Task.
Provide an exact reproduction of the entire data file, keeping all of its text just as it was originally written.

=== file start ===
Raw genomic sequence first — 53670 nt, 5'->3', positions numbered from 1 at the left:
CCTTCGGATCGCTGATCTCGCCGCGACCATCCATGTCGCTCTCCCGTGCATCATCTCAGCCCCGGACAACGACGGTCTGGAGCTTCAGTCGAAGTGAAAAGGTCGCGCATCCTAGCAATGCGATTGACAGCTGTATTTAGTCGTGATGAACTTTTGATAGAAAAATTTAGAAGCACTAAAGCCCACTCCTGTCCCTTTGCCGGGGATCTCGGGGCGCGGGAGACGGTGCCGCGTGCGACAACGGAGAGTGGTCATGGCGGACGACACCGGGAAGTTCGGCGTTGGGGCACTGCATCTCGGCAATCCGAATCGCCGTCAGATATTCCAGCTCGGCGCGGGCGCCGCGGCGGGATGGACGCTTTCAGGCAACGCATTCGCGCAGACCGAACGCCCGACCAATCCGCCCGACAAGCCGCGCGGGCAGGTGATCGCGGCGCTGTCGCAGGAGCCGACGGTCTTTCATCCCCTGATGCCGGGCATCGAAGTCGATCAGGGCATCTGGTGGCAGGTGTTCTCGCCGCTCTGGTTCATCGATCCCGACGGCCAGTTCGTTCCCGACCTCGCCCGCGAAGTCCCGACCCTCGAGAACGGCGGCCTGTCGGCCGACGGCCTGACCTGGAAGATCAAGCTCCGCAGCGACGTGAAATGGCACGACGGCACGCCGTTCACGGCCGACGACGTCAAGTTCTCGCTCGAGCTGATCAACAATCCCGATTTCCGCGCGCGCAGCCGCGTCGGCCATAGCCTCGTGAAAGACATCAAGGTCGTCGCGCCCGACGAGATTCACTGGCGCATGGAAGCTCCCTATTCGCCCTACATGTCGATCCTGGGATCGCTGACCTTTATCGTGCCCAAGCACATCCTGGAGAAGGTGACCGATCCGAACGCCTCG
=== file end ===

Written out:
Raw genomic sequence first — 53670 nt, 5'->3', positions numbered from 1 at the left:
CCTTCGGATCGCTGATCTCGCCGCGACCATCCATGTCGCTCTCCCGTGCATCATCTCAGCCCCGGACAACGACGGTCTGGAGCTTCAGTCGAAGTGAAAAGGTCGCGCATCCTAGCAATGCGATTGACAGCTGTATTTAGTCGTGATGAACTTTTGATAGAAAAATTTAGAAGCACTAAAGCCCACTCCTGTCCCTTTGCCGGGGATCTCGGGGCGCGGGAGACGGTGCCGCGTGCGACAACGGAGAGTGGTCATGGCGGACGACACCGGGAAGTTCGGCGTTGGGGCACTGCATCTCGGCAATCCGAATCGCCGTCAGATATTCCAGCTCGGCGCGGGCGCCGCGGCGGGATGGACGCTTTCAGGCAACGCATTCGCGCAGACCGAACGCCCGACCAATCCGCCCGACAAGCCGCGCGGGCAGGTGATCGCGGCGCTGTCGCAGGAGCCGACGGTCTTTCATCCCCTGATGCCGGGCATCGAAGTCGATCAGGGCATCTGGTGGCAGGTGTTCTCGCCGCTCTGGTTCATCGATCCCGACGGCCAGTTCGTTCCCGACCTCGCCCGCGAAGTCCCGACCCTCGAGAACGGCGGCCTGTCGGCCGACGGCCTGACCTGGAAGATCAAGCTCCGCAGCGACGTGAAATGGCACGACGGCACGCCGTTCACGGCCGACGACGTCAAGTTCTCGCTCGAGCTGATCAACAATCCCGATTTCCGCGCGCGCAGCCGCGTCGGCCATAGCCTCGTGAAAGACATCAAGGTCGTCGCGCCCGACGAGATTCACTGGCGCATGGAAGCTCCCTATTCGCCCTACATGTCGATCCTGGGATCGCTGACCTTTATCGTGCCCAAGCACATCCTGGAGAAGGTGACCGATCCGAACGCCTCG